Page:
Originally Posted by AnnaB264
Lakotababii, that was an excellent concrete example! Can you give any others of signs a horse doesn't respect you, and how to respond to get their respect?
Sure, what would you like to know? Just basic respect issues?
Some of the most basic are hind end position (which is blatant), personal space, and the like. But the ones that a lot of people come across are rushing at food time, pinning ears, kicking, biting, and running away in pasture. So I guess you could pick one..
There are many issues of respect with horses, it is a good horseman that can distinguish disrespect from other issues.
So for another example: paying attention. (This one drives me nuts!) I have seen so many horse people who do not actually make their horse pay attention to them when they are doing something, and it results in so many issues. The horse goes on autopilot, and the mind is not engaged. The person will then blame the other issue, and seek to fix that issue, when in reality the person never taught the horse to pay attention and focus in the first place.
Now I am not talking about the occasional loss of attention. Horses do, in fact, have a fairly short attention span at times. But bringing them back is key. About 90% of the time, a horse never means to hurt the human, but they aren't paying attention when they get freaked out or upset and thus the person gets hurt due to sheer mass of the animal.
So what am I talking about here? Many things. Examples include letting a horse eat while you're working them, or not paying attention to their ears when lunging/round penning, riding, and leading, or not lunging/working with a purpose. Another clear sign of a horse not paying attention is the horse rushing the lead line and walking ahead of the handler. One of the key (and easiest to read signs) is their ear position.
Why is it important? When a horse is in the herd, they pay attention to that main animal, maybe not at all times (as mentioned earlier) but when the boss horse asks them to do something, they sure as heck pay attention.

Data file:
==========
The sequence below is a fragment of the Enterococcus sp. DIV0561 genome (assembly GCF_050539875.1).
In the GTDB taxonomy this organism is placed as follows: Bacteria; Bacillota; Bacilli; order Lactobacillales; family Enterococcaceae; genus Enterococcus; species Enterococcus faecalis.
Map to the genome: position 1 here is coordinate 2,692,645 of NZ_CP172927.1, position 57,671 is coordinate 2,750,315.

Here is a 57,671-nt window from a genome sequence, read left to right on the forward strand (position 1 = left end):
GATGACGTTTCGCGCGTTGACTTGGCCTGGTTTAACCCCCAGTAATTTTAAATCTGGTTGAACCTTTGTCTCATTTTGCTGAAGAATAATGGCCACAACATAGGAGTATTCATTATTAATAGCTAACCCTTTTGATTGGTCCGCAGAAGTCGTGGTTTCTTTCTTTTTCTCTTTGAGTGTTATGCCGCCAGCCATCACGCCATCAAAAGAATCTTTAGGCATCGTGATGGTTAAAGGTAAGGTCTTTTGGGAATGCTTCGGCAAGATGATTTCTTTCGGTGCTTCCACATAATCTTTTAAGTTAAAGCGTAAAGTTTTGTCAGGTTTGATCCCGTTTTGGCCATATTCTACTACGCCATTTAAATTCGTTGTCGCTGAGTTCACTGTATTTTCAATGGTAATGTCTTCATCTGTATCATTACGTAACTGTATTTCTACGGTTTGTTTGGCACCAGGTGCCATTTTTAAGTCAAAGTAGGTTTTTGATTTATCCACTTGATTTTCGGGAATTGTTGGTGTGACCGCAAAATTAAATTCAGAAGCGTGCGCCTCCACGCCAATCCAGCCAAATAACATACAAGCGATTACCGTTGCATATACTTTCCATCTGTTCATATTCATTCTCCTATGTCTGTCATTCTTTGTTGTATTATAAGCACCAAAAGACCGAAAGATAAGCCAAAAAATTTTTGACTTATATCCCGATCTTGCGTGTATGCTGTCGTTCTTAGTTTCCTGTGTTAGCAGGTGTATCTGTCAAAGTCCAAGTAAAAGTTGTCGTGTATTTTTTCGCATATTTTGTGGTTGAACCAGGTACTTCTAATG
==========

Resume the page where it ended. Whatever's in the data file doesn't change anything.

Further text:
So when you are leading, for example, pay attention to the horse's body language. A horse that is paying attention to the handler will have a relaxed posture, and relaxed ears. They will walk at the shoulder or slightly behind. When, and if, this horse gets excited, they will not rush the handler, but instead will turn into the handler for guidance and continue to follow. They may perk their ears and look at the object in question, but they will continue to be responsive to the handler. (This comes with training of course).
So one of the first things I say to people who are leading their horses is to pay attention to their body language. If they get too close to your personal space, if they move too far ahead, or lack too far behind, then they need to be corrected. I usually use circles or backing for this, as a horse is usually forced to at least acknowledge they are doing something wrong at this point.
This may seem like a very small thing, and it is, but honestly these things get more compounded in intense situations. For example, if you have a pushy horse that doesn't respect space when they aren't paying attention and a scary situation occurs, guess who gets stepped on or knocked on their butt. Yep, the handler. All because the handler never taught the horse to respect space and pay attention to them when they are working around them